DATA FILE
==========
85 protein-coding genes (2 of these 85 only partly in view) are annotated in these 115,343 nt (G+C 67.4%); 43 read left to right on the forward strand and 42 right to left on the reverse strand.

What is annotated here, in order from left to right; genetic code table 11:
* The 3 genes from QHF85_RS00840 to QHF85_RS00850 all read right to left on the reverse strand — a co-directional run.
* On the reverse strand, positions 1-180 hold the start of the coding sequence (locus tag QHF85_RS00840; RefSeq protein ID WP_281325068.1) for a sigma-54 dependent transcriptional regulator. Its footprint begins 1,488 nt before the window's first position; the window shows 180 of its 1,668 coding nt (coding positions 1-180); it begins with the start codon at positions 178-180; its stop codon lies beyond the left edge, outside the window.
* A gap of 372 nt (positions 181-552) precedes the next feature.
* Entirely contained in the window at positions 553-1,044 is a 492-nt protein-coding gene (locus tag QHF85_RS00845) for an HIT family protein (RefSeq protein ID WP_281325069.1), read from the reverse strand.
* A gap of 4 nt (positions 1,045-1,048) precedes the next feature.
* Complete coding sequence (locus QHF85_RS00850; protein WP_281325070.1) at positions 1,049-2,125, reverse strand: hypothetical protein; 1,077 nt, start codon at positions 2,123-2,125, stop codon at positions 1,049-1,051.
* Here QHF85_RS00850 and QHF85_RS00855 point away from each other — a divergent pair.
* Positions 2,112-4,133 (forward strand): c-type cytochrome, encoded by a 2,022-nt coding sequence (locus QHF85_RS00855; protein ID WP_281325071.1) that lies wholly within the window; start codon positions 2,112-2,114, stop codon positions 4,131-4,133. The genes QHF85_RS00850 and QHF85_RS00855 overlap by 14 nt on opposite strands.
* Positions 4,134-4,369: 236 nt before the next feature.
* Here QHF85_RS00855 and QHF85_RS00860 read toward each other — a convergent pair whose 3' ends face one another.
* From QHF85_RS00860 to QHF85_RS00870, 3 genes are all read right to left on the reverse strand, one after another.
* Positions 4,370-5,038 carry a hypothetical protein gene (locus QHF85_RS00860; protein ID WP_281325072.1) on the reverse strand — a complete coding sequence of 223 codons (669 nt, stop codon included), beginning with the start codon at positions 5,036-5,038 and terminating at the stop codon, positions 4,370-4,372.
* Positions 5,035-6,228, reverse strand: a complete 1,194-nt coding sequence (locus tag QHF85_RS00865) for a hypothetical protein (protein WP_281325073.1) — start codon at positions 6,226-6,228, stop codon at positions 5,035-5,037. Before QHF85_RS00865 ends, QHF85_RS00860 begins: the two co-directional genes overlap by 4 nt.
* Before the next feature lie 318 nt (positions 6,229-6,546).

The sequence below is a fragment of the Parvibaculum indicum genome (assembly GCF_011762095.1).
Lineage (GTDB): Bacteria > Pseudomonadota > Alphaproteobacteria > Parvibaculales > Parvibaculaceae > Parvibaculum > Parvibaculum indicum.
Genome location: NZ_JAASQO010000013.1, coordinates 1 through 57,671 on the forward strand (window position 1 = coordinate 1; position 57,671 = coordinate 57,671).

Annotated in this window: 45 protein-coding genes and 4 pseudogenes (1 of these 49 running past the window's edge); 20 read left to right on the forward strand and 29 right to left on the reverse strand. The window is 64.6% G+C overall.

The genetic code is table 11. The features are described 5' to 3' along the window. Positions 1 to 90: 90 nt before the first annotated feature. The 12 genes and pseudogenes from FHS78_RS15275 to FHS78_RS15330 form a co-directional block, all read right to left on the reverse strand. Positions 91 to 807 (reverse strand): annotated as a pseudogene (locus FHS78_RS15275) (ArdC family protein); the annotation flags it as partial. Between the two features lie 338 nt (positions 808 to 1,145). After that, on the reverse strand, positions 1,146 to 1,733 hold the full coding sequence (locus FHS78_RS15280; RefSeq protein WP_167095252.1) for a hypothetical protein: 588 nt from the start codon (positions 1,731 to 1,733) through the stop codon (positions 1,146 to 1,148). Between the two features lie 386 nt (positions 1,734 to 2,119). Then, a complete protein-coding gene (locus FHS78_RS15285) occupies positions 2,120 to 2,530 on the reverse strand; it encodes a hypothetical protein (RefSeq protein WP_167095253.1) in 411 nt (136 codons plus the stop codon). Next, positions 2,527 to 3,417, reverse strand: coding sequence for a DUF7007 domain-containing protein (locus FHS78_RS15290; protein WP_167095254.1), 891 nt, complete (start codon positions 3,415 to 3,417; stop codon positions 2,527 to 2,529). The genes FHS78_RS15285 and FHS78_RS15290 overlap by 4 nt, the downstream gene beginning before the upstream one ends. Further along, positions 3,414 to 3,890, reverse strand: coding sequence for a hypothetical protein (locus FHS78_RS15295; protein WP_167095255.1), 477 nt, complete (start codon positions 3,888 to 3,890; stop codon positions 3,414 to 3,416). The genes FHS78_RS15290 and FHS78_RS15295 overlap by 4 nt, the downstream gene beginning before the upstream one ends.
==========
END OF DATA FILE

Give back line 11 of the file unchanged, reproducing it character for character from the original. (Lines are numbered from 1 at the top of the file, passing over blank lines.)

* Positions 4,134-4,369: 236 nt before the next feature.